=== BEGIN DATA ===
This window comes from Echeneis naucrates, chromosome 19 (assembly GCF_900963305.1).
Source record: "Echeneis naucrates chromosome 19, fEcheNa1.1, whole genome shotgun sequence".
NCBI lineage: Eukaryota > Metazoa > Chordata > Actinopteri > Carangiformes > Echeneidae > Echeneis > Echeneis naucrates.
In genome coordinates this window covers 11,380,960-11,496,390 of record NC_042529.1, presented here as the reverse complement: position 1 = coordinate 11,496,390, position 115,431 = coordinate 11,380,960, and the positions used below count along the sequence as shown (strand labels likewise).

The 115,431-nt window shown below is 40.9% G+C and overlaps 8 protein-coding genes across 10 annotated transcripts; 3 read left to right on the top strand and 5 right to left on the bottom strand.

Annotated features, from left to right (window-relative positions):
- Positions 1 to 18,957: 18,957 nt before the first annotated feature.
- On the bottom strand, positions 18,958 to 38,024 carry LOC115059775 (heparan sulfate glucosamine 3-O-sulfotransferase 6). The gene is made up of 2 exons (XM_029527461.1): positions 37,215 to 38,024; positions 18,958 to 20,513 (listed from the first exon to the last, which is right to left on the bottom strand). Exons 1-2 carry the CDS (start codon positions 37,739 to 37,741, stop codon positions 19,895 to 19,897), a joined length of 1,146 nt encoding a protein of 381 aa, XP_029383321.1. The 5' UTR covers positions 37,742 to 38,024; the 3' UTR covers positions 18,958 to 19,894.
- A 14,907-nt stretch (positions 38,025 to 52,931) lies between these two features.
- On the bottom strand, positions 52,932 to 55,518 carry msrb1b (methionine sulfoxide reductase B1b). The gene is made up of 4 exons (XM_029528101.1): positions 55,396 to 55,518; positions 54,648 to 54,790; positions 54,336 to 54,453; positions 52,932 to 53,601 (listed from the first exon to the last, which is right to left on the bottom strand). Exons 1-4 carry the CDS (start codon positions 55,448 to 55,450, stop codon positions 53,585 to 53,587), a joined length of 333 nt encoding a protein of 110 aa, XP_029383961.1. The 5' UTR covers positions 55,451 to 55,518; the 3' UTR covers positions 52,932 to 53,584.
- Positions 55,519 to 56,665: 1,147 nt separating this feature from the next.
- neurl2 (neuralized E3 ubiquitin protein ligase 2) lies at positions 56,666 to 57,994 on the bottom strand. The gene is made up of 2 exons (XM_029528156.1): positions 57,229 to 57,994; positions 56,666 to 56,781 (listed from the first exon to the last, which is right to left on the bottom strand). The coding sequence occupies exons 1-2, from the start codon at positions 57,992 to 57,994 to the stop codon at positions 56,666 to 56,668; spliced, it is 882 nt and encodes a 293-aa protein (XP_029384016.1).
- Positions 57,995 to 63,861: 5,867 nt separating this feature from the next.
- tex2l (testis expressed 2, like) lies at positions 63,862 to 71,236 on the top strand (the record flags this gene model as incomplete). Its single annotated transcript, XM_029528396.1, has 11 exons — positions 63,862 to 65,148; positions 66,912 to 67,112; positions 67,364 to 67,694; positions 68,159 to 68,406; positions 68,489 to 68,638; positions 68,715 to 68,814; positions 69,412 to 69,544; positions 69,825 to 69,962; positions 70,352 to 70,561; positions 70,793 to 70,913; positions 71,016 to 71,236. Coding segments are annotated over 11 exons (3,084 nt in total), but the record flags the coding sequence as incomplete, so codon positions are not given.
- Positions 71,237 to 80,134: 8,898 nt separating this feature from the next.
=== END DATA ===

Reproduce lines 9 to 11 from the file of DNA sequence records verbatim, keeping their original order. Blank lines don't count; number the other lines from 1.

- A 14,907-nt stretch (positions 38,025 to 52,931) lies between these two features.
- On the bottom strand, positions 52,932 to 55,518 carry msrb1b (methionine sulfoxide reductase B1b). The gene is made up of 4 exons (XM_029528101.1): positions 55,396 to 55,518; positions 54,648 to 54,790; positions 54,336 to 54,453; positions 52,932 to 53,601 (listed from the first exon to the last, which is right to left on the bottom strand). Exons 1-4 carry the CDS (start codon positions 55,448 to 55,450, stop codon positions 53,585 to 53,587), a joined length of 333 nt encoding a protein of 110 aa, XP_029383961.1. The 5' UTR covers positions 55,451 to 55,518; the 3' UTR covers positions 52,932 to 53,584.
- Positions 55,519 to 56,665: 1,147 nt separating this feature from the next.